Palladian Perfection, New England Style, Part 1: The Redwood Library

1768 Drawing of the Redwood Library by Pierre Simitiere from a notebook in Collection of Philadelphia Library. Image from Historic American Buildings Survey Catalog 

One of my favorite buildings, The Redwood Library in Newport, Rhode Island.   Founded 1747, it is the oldest lending library in the United States.  An elegant small pavilion with wings flanking a Doric portico, the exterior surface is wood, scored to look like ashlar blocks, with sand mixed in the paint to further carry out the illusion of stone.  It is a perfect synthesis of sophisticated aspirations wedded to the realities of available materials and craftsmanship in colonial America. The original portion of the Redwood Library was designed by Peter Harrison, an English amateur architect, in 1750, based on a plate from Edward Hoppus' Andrea Palladio's Architecture, published in 1736.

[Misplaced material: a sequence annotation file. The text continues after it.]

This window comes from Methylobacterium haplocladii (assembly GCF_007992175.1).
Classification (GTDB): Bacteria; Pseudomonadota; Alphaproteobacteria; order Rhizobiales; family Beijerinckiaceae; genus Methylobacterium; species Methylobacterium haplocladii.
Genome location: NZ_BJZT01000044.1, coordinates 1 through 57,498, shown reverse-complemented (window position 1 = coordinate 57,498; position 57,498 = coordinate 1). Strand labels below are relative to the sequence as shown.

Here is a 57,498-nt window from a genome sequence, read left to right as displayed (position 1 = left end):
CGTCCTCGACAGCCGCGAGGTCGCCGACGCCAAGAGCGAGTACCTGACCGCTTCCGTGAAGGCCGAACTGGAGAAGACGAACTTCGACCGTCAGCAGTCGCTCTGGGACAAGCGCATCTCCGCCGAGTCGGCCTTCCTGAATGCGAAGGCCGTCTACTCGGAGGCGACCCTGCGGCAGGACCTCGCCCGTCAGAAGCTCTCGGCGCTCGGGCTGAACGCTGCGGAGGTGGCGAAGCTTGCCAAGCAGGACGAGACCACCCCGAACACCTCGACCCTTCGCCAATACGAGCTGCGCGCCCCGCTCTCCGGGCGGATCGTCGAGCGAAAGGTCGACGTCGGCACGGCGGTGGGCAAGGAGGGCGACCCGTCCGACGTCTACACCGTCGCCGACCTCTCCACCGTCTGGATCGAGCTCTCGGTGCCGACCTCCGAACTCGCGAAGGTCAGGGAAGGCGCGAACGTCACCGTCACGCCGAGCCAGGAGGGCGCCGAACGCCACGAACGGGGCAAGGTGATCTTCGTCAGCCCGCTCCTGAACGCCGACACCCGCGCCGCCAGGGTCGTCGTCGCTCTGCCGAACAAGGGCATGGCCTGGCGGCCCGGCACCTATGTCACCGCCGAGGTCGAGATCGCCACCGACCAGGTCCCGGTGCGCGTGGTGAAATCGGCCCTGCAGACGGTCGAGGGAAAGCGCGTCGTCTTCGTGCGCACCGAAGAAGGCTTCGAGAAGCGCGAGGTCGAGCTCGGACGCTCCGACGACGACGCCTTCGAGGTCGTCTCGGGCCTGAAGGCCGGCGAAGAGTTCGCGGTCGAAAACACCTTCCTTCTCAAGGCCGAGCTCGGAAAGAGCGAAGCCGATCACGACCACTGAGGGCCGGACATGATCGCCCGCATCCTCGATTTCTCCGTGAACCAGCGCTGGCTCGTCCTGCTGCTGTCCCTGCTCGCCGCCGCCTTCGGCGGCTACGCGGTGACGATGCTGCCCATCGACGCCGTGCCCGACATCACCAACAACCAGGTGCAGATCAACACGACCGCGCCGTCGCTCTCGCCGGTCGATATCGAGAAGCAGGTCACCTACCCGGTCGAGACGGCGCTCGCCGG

Early Photograph of Redwood Library,  Image from Historic American Buildings Survey

A Villa With Superimposed Portico, from Book IV  of the Hoppus edition of Palladio's I Quattro Libri Dell'Architecttura,
Elevation of the Redwood Library from Historic American Buildings Survey, Library of Congress

Early Bookplate of the Redwood Library, image from Historic American Buildings Survey, Library of Congress 

  • To see a version of Palladio's design executed in brick & stone, compare the Redwood Library to The Temple in the park at Holkham Hall in England.   For a photograph of the temple, click here
  • For more about the Redwood Library, and their fascinating collections, please visit their website

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